Former Polish President gets pacemaker

February 29, 2008 11:16:33 AM PST
Surgeons successfully implanted a pacemaker in former Polish President Lech Walesa on Friday and hope it will keep the Nobel laureate from needing a heart transplant.The device was implanted during a two-hour hour procedure at Methodist DeBakey Heart and Vascular Center. Doctors said the 64-year-old Walesa was doing well.

"We are very happy with the results," said Dr. Miguel Valderrabano, the lead doctor on the procedure.

Walesa came to Houston for tests this week and had a stent implanted into a clogged coronary artery Wednesday. Among his symptoms were chest pain, fatigue and shortness of breath. He previously had a heart attack and suffers from sleep apnea and diabetes.

The device implanted Friday - about the size of a stopwatch - is a biventricular pacemaker-defibrillator. The pacemaker synchronizes the contractions of his heart, while the defibrillator will be on standby to shock the heart if needed, hospital spokeswoman Erin Fairchild said. Biventricular means it works on both sides of the heart, she said.

Valderrabano characterized the procedure as routine, saying the hospital does about five per week on average.

It is hoped that the pacemaker, along with a stent and the treatment Walesa received for his sleep apnea and diabetes, will prevent the need for a heart transplant, said Dr. Guillermo Torre, his cardiologist.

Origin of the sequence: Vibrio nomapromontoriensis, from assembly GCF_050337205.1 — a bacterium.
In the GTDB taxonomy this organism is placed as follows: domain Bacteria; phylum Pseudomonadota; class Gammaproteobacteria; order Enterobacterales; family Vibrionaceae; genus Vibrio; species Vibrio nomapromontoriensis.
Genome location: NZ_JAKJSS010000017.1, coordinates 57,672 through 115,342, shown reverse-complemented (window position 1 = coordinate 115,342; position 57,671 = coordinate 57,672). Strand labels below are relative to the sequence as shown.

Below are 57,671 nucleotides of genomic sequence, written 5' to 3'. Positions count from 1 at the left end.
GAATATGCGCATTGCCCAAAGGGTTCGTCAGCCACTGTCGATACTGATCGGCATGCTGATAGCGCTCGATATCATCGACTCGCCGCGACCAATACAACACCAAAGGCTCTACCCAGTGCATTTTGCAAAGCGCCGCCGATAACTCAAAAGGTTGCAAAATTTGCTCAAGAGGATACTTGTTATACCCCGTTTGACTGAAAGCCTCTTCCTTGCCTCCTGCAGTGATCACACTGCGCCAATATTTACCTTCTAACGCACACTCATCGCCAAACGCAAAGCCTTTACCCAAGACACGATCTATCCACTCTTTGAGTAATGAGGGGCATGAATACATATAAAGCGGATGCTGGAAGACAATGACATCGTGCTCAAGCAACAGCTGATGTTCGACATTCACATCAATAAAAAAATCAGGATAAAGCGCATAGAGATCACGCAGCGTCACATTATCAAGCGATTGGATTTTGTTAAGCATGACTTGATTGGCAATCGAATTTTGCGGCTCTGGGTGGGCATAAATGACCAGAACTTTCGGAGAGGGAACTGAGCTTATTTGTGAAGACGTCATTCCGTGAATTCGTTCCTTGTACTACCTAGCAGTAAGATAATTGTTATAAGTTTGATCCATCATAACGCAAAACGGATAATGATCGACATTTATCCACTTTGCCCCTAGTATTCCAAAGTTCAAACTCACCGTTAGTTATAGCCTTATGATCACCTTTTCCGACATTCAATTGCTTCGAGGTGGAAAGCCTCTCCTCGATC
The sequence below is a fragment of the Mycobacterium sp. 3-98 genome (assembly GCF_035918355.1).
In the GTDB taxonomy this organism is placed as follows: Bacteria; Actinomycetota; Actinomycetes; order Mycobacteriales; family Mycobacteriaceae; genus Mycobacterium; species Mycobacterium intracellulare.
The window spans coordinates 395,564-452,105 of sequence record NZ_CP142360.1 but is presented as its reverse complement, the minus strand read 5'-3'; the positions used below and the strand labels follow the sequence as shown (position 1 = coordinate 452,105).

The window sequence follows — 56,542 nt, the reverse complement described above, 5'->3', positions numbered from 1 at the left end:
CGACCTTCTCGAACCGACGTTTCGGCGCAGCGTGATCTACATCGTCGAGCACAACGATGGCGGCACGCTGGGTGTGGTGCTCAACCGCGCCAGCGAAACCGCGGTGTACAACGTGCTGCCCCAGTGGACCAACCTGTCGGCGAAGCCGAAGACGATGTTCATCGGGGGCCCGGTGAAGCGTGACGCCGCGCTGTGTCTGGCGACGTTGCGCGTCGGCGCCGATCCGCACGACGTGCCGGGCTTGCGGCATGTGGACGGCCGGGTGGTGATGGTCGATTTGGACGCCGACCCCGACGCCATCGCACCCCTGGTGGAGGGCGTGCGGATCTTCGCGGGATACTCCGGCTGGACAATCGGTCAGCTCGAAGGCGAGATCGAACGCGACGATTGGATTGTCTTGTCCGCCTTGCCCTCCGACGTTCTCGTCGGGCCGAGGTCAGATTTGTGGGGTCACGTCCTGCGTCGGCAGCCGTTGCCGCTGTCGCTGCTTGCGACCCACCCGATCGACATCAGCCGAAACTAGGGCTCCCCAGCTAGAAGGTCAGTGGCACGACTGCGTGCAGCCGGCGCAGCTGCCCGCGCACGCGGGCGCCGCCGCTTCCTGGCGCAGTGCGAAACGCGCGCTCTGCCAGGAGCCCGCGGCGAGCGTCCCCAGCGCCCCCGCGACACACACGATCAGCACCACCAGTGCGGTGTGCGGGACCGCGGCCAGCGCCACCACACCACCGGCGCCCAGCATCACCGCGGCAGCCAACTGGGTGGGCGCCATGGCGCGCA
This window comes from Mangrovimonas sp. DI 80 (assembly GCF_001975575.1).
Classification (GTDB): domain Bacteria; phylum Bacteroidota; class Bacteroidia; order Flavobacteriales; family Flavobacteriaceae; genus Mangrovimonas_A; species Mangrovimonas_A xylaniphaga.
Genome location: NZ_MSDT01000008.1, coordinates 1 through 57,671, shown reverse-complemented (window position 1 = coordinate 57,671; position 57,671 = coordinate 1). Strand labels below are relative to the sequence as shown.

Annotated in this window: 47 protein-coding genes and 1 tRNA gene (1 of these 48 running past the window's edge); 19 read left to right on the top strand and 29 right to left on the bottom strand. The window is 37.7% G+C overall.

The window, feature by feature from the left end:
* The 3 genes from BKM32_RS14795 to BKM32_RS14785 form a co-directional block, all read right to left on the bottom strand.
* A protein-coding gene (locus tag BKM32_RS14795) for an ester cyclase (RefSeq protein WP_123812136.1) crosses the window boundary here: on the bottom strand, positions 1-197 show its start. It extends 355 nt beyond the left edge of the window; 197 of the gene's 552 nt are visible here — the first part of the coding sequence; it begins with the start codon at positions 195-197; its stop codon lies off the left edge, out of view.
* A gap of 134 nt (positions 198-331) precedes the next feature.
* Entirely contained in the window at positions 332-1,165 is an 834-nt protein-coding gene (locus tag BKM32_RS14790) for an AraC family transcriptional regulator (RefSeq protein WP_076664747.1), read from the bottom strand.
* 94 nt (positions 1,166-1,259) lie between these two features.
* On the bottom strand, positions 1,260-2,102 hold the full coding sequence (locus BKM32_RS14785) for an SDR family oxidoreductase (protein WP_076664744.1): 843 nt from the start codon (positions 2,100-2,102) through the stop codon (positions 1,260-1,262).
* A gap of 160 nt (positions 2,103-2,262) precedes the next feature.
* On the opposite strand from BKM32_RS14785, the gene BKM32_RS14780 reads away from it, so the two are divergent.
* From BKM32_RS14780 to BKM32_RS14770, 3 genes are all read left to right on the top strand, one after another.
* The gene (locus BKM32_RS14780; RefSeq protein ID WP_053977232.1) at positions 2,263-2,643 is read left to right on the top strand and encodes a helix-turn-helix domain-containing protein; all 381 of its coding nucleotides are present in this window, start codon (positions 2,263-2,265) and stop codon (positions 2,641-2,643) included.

Doctors should have a better idea in the next three months whether a heart transplant will be needed.

"If his heart still shows no recovery, then transplantation will be the best strategy," Torre said. "But usually if you improve these things the patients typically get better."

Walesa was expected to remain hospitalized through the weekend and possibly early next week. He will return a few days after his release to see if the incision is healing properly, Torre said.

Walesa, a former Gdansk shipyard electrician, led a workers' strike in 1980 that grew into the nationwide Solidarity freedom movement against Poland's communist authorities. He won the Nobel Peace Prize in 1983. In 1989, Solidarity toppled Poland's communist regime and Walesa went on to serve as Poland's first democratically elected president, from 1990-95.

Before the procedure, Walesa was in good spirits and looked forward to having it done, said Zbigniew Wojciechowski, the anesthesiologist and translator.

"He wants to get it done because he wants to go back on his way to doing what he has been doing: meetings, lectures and more active work," said Wojciechowski. "He wants to get on with his normal life."

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